• I would love that, I too was able to show the answer once I started with the definite integral, but I don't think I would have thought to start with the definite internal. that initial step is what I would love your intuitive answer on! Apr 30 at 16:05
• Ahhh okay that's very interesting that you made it work with the debt model. I will try a bit harder then! Apr 30 at 16:05
• Do you think the method would always work? Apr 30 at 16:07

Given the following debt model, first order linear ODE.

• $$\frac{dD}{dt} - rD = -A$$

We had to show that the solution looked like:

• $$D(t) = D(0)e^{rt} + \frac{A}{r}(1 - e^{rt})$$

let us solve the differential equation in this problem without using definite integrals: $$\begin{eqnarray} \frac{dD}{dt}=rD-A\\ \int\frac{dD}{rD-A}=\int dt \tag{1}\\ \frac{\ln|rD-A|}{r}=t+k \quad& \text{where k is the integration constant}\\ \ln|rD-A|=rt+kr \\ D(t)=\frac{Ce^{rt}+A}{r} \quad & \text{where }C\text{ is a constant}\\ \end{eqnarray}$$

solving for $$C$$ using the initial value condition $$D=D(0)$$:$$\quad C=rD(0)-A$$.

Thus, $$D(t)=D(0)e^{rt}+\frac{A}{r}(1-e^{rt})$$

Now let me modify $$(1)$$ to include definite integrals: $$\begin{eqnarray} & \int_{D(0)}^{D(T)}\frac{dD}{rD-A}=\int_{t=0}^{t=T}dt \tag{2}\\ & D(T)=D(0)e^{rT}+\frac{A}{r}\left(1-e^{rT}\right) \end{eqnarray}$$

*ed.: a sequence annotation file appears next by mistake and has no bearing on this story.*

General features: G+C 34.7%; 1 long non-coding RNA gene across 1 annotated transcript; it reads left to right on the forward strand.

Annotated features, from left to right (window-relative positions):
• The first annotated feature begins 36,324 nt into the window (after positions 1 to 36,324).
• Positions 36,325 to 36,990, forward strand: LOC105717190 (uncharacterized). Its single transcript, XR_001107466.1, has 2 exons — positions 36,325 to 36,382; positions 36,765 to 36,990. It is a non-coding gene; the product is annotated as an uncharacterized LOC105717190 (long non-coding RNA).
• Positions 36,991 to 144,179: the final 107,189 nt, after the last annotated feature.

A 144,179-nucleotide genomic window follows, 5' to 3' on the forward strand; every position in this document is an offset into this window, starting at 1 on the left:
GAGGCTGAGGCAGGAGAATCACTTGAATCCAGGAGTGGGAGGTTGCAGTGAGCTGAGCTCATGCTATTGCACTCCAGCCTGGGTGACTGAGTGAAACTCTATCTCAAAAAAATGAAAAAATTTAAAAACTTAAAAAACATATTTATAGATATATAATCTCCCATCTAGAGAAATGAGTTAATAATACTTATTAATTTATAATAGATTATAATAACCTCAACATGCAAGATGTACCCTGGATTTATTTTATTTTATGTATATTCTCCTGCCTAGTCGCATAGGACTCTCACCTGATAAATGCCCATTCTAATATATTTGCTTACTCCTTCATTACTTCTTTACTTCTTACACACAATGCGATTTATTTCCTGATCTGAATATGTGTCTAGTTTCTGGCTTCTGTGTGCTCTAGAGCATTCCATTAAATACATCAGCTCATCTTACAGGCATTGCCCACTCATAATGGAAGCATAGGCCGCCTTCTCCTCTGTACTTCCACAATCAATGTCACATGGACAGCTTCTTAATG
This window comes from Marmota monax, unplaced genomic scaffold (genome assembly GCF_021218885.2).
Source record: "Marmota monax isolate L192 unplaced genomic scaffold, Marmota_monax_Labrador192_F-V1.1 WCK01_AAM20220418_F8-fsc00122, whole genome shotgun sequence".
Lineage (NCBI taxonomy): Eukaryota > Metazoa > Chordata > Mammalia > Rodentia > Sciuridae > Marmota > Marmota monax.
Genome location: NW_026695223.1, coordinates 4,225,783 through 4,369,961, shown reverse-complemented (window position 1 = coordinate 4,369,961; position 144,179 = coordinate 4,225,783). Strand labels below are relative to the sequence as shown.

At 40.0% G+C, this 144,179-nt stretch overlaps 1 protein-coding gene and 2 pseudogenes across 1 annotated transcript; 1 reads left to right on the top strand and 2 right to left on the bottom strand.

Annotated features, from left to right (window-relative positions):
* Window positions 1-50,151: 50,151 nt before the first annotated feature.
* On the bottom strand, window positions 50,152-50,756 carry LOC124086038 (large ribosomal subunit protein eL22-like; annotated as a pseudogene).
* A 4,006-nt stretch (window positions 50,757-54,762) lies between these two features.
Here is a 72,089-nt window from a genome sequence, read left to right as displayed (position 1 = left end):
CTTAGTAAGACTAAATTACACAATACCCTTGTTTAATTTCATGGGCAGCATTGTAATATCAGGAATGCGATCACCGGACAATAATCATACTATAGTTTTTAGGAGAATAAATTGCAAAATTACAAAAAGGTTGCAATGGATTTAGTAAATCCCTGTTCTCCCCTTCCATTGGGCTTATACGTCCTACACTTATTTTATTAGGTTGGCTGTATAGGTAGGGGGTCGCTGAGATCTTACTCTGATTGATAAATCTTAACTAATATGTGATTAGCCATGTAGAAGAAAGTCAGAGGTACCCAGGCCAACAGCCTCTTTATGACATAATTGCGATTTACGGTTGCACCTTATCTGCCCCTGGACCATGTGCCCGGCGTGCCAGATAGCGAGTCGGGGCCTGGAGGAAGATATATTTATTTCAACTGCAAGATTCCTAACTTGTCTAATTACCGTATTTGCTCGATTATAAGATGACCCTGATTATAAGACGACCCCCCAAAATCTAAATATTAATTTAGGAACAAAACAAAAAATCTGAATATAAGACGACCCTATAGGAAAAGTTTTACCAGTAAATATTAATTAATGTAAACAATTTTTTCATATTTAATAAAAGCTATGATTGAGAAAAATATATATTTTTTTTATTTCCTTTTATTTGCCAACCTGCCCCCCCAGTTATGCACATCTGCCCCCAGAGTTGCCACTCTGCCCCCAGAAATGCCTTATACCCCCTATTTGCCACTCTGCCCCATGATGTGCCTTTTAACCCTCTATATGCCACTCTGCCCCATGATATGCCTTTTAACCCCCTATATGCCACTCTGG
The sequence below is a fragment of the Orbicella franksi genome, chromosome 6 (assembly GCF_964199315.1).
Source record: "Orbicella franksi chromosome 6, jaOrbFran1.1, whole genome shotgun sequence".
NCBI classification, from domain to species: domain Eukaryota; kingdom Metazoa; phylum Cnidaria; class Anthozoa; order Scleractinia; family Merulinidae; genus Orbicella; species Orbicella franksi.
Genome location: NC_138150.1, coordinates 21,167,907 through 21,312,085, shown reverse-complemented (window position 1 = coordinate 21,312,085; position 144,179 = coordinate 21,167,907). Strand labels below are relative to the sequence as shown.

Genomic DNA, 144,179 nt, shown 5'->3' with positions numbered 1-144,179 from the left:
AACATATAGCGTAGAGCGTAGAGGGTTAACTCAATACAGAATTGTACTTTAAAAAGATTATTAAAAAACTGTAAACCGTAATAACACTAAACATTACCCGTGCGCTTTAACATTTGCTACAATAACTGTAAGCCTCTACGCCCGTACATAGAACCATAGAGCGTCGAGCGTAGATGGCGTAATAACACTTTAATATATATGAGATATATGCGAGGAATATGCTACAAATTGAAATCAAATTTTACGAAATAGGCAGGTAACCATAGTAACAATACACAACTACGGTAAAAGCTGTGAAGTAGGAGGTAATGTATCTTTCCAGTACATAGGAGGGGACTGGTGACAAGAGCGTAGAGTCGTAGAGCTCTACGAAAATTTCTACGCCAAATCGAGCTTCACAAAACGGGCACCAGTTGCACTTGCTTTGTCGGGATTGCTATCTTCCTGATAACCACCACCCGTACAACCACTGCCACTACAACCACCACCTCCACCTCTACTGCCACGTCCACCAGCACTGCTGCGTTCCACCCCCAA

We see that method prescribed by your test solutions works for the Debt model as well. Let us see why.

The LHS of $$(2)$$ shows us the difference between the total debts from $$t=0$$ to $$t=T$$. On the other hand, the RHS shows us the change in time, which is just equal to $$T$$. In other words, $$(2)$$ gives us a relationship between the total time that has elapsed and the total debt at time $$t=T$$ (i.e., $$D(T)$$) given the initial debt $$D(0)$$. This is exactly what we have found when we used the technique without definite integrals.

• Wow thanks for writing all this! I will finish reviewing later. I realised I actually solved the first indefinite integral as a linear equation with the integrating factor $e^{-rt}$ this would also have ben valid right? I'm not sue why I didn't spot it was separable! Apr 30 at 16:16
• Yes, it can also be solved in the way you suggested, although variable separable is simpler to solve. If you are studying ODE you can check out Differential Equations by S.L. Ross, but I don't think it contains many(if at all) economic applications Apr 30 at 16:27
• Something interesting that I've spotted is that because you solved this as a separable equation, you'll note your general solution is a bit different, and so your arbitrary constant is written differently to mine. But then because the arbitrary constant and the initial solution are written a bit different. When you put them back together you do in fact get the same general solution in terms of D(0). This I suppose is good validation that both methods work as intended. And after all the constant is arbitrary. Apr 30 at 16:28
• I've also discovered why I couldn't get the debt model to work. Because I was solving it using the integrating factor method I was trying to calculate: \begin{align}\int_{D(0)}^{D(T)}- Ae^{-rt}dt\end{align} Apr 30 at 16:33